"This the fan belt you wanted,
Boss?" asked gangling Ted Beamish, the Model Garage's teen-age helper. "The
parts man said he doesn't get much call for these wide ones any more."
"Aren't many '41 cars like Mrs.
Flanders' around," returned Gus.
"Got any real work for me? Like
on a car, maybe?" pleaded the young helper.
"Well, the Flanders car is over
there," said Gus. "Think you can put on that fan belt?"
"Oh, sure," returned the boy
loftily. "That's just basic training in high-school auto shop."
"Go ahead then. But remember
to--" Gus found himself talking to empty air. Ted had grabbed the new belt and
scurried off. Then the phone rang, making Gus forget what he'd meant to say.
A horn sounded outside and Gus
opened the big doors. A '59 hardtop rolled in to the accompaniment of a
jackhammer racket from a street-repair job outside. Gus lowered the door to
restore comparative quiet. The driver of the car, a burly, black-browed man in a
checked shirt, sat scowling until Gus came over.
"I've got a noise in this car
that's driving me nuts," he said. "Listen!"
Gus put his head inside on the
driver's side. Over the engine's tick came a sound midway between a squeak and a
rattle. Nearby, Ted raised his head to listen.
"Seems to be coming from the
steering column," muttered Gus. "But it could be telegraphed from farther down."
The driver jerked up a chin
like a cliff. "The last garage I went to said the same thing. They thought it
might be the directional-signal plate. I had to wait three days for them to get
one. They put it in, but when I drove out, the noise was just the same. Now they
tell me to drive it a few days more and see if it stops. I'll go crazy first!"
The man put a cigarette in his
mouth and lit it with shaking hands.
"Give us a couple of hours,"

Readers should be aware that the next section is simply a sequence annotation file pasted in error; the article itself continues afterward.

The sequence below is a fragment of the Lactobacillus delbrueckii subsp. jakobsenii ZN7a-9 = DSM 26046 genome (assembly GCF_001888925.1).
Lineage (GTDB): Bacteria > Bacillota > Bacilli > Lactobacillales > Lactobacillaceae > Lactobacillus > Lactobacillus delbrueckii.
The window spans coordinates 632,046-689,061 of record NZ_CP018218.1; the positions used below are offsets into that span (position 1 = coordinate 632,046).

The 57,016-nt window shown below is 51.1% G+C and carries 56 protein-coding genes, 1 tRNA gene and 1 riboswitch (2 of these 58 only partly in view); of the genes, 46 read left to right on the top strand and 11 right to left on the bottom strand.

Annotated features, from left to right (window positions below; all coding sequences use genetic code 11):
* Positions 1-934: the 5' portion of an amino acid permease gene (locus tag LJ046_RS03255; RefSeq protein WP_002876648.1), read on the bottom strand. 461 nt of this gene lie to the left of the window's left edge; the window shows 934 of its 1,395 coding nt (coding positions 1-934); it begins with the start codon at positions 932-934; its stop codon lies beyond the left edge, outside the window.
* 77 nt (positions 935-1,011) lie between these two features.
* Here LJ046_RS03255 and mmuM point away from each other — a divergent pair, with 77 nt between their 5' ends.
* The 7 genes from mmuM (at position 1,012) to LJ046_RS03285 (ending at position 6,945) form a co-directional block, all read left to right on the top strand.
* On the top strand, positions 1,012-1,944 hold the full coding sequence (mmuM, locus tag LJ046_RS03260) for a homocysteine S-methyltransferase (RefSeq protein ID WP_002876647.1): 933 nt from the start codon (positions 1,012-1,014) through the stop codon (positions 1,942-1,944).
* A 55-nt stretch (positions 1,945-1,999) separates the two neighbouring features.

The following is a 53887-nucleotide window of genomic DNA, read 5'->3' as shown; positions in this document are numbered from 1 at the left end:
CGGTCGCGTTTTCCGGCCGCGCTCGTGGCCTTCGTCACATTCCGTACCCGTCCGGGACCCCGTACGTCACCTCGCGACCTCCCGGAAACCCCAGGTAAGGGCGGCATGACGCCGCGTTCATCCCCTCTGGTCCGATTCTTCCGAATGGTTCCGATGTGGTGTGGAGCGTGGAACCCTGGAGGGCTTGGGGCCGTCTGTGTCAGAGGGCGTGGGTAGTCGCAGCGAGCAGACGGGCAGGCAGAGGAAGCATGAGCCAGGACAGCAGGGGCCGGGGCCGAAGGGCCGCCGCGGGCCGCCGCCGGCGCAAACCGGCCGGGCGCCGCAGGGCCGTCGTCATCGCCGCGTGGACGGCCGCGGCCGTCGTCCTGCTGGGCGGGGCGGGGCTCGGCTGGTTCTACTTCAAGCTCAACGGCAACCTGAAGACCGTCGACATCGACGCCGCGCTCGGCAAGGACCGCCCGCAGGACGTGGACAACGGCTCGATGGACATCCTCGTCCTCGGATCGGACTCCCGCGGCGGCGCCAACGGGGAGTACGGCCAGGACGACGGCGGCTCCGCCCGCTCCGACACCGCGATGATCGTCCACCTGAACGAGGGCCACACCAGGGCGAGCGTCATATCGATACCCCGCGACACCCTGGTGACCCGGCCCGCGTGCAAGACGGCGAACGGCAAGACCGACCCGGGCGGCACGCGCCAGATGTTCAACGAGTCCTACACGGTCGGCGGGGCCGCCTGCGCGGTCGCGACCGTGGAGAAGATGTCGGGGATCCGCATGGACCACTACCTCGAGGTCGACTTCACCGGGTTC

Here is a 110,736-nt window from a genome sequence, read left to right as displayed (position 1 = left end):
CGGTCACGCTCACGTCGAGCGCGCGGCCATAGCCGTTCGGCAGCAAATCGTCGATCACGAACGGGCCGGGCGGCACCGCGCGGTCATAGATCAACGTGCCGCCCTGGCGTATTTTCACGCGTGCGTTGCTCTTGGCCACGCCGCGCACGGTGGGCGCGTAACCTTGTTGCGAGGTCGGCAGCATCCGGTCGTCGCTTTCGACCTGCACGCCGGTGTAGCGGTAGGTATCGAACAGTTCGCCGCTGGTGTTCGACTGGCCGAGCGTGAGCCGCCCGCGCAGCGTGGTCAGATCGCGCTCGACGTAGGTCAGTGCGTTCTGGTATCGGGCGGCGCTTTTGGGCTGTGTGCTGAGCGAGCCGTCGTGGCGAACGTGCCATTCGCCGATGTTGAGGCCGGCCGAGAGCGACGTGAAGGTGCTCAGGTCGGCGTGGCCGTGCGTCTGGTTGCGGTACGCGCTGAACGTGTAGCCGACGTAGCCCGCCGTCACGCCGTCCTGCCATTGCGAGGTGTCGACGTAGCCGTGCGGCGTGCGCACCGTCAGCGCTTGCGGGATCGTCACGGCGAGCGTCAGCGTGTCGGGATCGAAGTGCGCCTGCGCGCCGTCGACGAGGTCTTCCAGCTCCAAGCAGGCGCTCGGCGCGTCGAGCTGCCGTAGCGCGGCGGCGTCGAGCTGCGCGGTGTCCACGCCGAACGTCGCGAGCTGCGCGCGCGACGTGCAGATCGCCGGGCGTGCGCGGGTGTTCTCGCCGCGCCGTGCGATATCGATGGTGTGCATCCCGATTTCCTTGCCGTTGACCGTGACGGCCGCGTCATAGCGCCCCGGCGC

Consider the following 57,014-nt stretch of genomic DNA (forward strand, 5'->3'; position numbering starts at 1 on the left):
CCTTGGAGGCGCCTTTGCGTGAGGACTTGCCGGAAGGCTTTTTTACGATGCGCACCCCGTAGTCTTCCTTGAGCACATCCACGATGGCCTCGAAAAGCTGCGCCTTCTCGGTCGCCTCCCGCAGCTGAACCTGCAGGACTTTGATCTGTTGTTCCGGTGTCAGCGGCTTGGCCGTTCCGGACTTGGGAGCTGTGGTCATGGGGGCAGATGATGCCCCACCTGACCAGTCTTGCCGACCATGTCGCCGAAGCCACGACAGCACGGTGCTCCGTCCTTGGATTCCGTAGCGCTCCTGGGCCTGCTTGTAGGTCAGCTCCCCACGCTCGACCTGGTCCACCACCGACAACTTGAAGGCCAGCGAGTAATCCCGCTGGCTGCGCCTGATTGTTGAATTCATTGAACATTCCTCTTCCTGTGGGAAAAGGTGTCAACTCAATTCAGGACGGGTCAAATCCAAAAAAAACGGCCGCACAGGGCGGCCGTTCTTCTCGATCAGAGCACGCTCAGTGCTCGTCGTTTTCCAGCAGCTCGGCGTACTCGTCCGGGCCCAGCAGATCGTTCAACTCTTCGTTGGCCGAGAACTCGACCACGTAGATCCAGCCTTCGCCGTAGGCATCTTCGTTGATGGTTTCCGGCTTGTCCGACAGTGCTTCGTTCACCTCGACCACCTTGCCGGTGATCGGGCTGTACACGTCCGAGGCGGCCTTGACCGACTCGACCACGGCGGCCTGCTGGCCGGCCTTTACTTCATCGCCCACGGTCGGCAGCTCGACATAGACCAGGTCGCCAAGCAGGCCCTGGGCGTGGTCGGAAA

said Gus. "All we can promise is to try."
The customer got out of the
car. "My name's Meeker. I'll be back in a while."
Gus stretched out on a crawler
and rolled under the car, letting the engine run. The noise was still audible
below. He held the edge of the splash pan and grasped each end of the tie rods
in turn. The sound persisted. Gus rolled out just in time to see Ted jockeying a
floor jack under Mrs. Flanders' car.
"What're you doing?" he asked.
"Putting on that fan belt,"
answered Ted, a defensive quaver in his voice.
Gus spied the old belt on the
floor. It had been cut apart.
"Tough getting that off?" he
"Boy!" retorted Ted feelingly.
"I never saw one so tight. Even with the generator slacked off. I had to saw the
old belt apart to get it out.
That new one's worse yet.
Course, I could pry it on if I had to - "
"Not in this shop," said Gus
sternly. "That goes for any belt, on any car, new or old. The cords in a belt
have not stretch to 'em - they're designed not to have any. Pry one on, or use
that trick of some all-thumbs mechanics - forcing it over by cranking the engine
- and you know what happens?"
Ted swiped oil-streaked red
hair out of his eyes. "No, I guess I don't."
"That belt looks good as ever.